“We are writing to urge you to run for reelection to the Beverly Hills City
Council. Now, more than ever, we are concerned about the state of the City.”
In the middle of November, more than 150 residents took out an ad in The Courier
begging Linda Briskman to run for a third term on the City Council.
The letter was signed by longtime residents of the community including Porta Via
Owner Peter Garland; Michael Blumenfeld, former president of the Rotary and
commissioner of the City's Recreation & Parks commission; Tom Blumenthal,
president of the Rodeo Drive Committee; the Vericellas of il Cielo; the Gabbays,
the Mahboubis, Lillian and Stuart Raffel, the Konheims and many more longtime
They asked Briskman to run because she has the “leadership and experience” to
make tough decisions in the looming financial crisis and felt her “advocacy in
Sacramento and Washington D.C.” was vital.
Briskman's experience on the City Council started when she first ran for
election in 2001. During her term she served with Tom Levyn, Mark Egerman and
In 2005, she ran again and was re-elected.
“There is a rhythm you get in the first term, by the end of the four years you
have the skills to take you into your second term. It’s a natural progression,”
During her eight years on the council, it is easier to list what Ad-Hoc
committees she has not served on, instead of listing the dozens she has.
In 2005, Briskman led the charge to get the City more involved with federal and
state lobbyists. Beverly Hills has a lot of political clout, most politicians
come to the City to raise money, but at the time it was an untapped resource,
So she started a move to develop relationships with lobbyists, earning a seat as
the City's national and state legislation liaison.
She has served every year in the position since it was created four years ago.
Since 2005 she has secured more than $2 million in grants, received money for
the refurbishment of Santa Monica Boulevard and additional funds for securing
As an advocate in D.C. for many years, she has the “reputation, experience and
respect” to lobby on behalf of the City, she says.
“When (City Manager Rod Wood) or I call, they answer,” she says.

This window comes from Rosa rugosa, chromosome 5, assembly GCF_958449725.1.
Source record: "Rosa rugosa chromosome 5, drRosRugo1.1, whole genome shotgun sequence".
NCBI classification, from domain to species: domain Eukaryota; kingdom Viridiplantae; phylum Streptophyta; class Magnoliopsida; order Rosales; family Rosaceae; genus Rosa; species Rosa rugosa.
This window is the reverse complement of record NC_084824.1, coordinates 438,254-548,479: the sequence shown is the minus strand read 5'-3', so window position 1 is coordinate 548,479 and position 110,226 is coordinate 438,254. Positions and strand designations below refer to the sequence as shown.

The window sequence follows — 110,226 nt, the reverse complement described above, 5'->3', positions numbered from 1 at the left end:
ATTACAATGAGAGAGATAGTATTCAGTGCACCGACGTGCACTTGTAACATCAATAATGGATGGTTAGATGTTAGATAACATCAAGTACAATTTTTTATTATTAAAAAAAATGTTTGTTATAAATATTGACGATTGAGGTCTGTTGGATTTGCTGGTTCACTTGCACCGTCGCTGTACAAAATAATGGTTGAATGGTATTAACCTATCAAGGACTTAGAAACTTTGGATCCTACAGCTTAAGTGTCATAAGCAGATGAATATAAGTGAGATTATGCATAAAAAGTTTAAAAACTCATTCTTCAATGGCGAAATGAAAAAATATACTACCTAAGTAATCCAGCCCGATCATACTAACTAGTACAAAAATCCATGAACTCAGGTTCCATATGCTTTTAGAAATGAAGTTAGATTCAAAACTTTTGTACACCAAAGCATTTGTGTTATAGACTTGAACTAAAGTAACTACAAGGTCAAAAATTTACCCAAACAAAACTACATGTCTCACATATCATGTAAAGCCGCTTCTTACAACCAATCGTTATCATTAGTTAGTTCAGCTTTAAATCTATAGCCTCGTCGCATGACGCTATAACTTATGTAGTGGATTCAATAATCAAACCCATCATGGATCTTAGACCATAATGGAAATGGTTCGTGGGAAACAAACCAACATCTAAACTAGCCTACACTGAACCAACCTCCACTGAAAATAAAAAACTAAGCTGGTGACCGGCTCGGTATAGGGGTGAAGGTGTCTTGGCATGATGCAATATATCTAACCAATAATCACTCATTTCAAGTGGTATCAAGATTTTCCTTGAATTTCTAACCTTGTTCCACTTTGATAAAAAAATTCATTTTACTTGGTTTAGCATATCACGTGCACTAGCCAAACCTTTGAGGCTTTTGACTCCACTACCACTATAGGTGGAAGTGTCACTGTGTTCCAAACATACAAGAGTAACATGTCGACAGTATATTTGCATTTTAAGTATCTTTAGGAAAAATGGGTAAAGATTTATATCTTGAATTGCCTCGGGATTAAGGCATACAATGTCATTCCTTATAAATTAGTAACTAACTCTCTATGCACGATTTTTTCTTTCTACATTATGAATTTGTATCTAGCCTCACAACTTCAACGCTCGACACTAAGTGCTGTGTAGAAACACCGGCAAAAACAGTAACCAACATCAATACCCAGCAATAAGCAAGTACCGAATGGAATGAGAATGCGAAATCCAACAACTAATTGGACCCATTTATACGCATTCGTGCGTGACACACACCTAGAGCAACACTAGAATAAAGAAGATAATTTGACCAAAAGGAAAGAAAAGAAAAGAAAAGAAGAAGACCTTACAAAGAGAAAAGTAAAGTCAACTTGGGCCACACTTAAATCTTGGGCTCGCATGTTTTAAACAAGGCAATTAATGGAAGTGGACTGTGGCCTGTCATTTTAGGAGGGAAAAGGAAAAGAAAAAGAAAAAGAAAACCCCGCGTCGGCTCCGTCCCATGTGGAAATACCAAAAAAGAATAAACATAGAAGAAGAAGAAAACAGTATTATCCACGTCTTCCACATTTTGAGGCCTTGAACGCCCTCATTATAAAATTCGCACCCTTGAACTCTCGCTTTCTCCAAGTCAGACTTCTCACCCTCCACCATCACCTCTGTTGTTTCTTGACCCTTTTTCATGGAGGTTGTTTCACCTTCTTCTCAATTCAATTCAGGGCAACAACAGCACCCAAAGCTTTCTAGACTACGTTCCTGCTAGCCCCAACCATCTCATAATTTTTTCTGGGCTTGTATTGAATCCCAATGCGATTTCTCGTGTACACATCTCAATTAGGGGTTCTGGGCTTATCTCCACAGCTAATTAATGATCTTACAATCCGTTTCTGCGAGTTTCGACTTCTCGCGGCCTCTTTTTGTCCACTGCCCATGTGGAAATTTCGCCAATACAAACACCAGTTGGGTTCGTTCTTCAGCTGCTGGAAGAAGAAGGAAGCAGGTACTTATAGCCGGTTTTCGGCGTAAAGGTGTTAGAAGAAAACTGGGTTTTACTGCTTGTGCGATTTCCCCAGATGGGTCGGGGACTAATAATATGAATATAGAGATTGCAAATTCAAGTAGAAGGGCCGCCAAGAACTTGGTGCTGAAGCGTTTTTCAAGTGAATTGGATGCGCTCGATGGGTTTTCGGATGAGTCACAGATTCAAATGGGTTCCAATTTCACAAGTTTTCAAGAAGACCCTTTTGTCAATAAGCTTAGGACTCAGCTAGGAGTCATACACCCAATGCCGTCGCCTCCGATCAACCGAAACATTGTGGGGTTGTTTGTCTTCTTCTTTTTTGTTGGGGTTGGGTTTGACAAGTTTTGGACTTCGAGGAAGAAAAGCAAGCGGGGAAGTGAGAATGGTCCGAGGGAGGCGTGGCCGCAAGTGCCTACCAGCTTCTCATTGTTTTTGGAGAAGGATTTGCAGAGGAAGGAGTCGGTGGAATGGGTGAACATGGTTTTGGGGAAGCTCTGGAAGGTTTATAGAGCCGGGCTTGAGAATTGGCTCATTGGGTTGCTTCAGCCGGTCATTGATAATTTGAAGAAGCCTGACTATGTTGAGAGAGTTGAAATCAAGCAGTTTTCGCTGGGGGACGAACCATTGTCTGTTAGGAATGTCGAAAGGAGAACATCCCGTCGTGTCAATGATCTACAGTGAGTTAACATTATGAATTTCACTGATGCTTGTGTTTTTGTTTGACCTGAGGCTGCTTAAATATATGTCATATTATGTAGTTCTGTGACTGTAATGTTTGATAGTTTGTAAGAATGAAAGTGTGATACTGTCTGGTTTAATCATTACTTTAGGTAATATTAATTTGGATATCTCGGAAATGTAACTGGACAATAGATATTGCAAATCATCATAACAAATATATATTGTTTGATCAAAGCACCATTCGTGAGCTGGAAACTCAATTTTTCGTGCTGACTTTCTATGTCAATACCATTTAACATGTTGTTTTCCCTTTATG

As mayor, Briskman solidified a relationship with Cedars-Sinai to provide
programs for the City's seniors. It has grown throughout the last four years,
offering many bonuses for residents.
Briskman is a four-year member of the Westside City Council of Government (COG),
a regional council between Beverly Hills, West Hollywood, Santa Monica and
Culver City areas of the county overseen by Zev Yaroslavsky and nearby areas in
Los Angeles represented by Jack Weiss and Bill Rosendahl.
COG formed four years ago and the JPA was formalized under Briskman's direction.
Serving as chair for one year, Briskman continues to address transportation,
homelessness and sustainability on the council.
“We recognize regional issues and how they affect our daily lives,” said
Briskman. This includes looking at mass transit or advocating improvements in
the City's infrastructure — roads, streets, lights.
In 2007, Briskman was one of two council members who served on the Ad-Hoc
committee that passed the smoking ban in restaurants.
At first, she had concerns it would greatly affect local hotels or restaurants
where European clientele frequent. But after absorbing the community's input,
and research, she says she supported the ban's approval 100 percent.
Aside from her efforts at the state and national level, combined with her
implementation of the smoking ban, Briskman said she has:
Reduced City expenses without cutting services.
Been instrumental in the efforts to restore Greystone Mansion.
Approved the largest joint powers agreement between the City and the school
district in the history of its establishment. She approached the decision to
increase the JPA with great caution. “I
will preface the approval with caution,” said Briskman. “Those who receive
money, I want to make sure there is accountability for the money.”
During her term the Council approved development projects that gained local
and national attention, Montage Beverly Hills and The Beverly Hilton.
After spending hundreds of hours reviewing the projects, Briskman voted
“yes” on these two issues, commenting she looks for “good, smart and
reasonable development for Beverly Hills.”
She said no to projects like the Gelson proposal, the Casden development,
the Sav-On, projects. “I believe
there is a place for good development,” said Briskman. “We look for smart
development with high revenue and low traffic.”
If re-elected Briskman said she intends to:
Control the City's expenses.
Find new sources of smart revenue.
Continue advocating in Sacramento and Washington.
Look into mass transit.
Keep the community safe, which includes maintaining police and fire.
Promote the business community.
And, one of the most important issues that has not gained enough attention,
Briskman says, is directing the City's focus on water and energy issues. When
mayor, she said she will bring back, “Mondays With the Mayor,” something she
created during her first year as mayor in 2005. Every
first Monday of the month, any resident can book 15 minutes with Briskman to
talk about anything they want. The 30-year Beverly Hills resident is married
to Gary Briskman. They have two daughters who both graduated from Beverly
Hills public schools.
“I am very fortunate to live here, work here, and contribute to community,” said
Briskman. “I appreciate very much my relationship with the community. I have a
reputation (that) people can count on me. I'm honest and I'm forthright.
Although sometimes people might not agree, people can count on me for an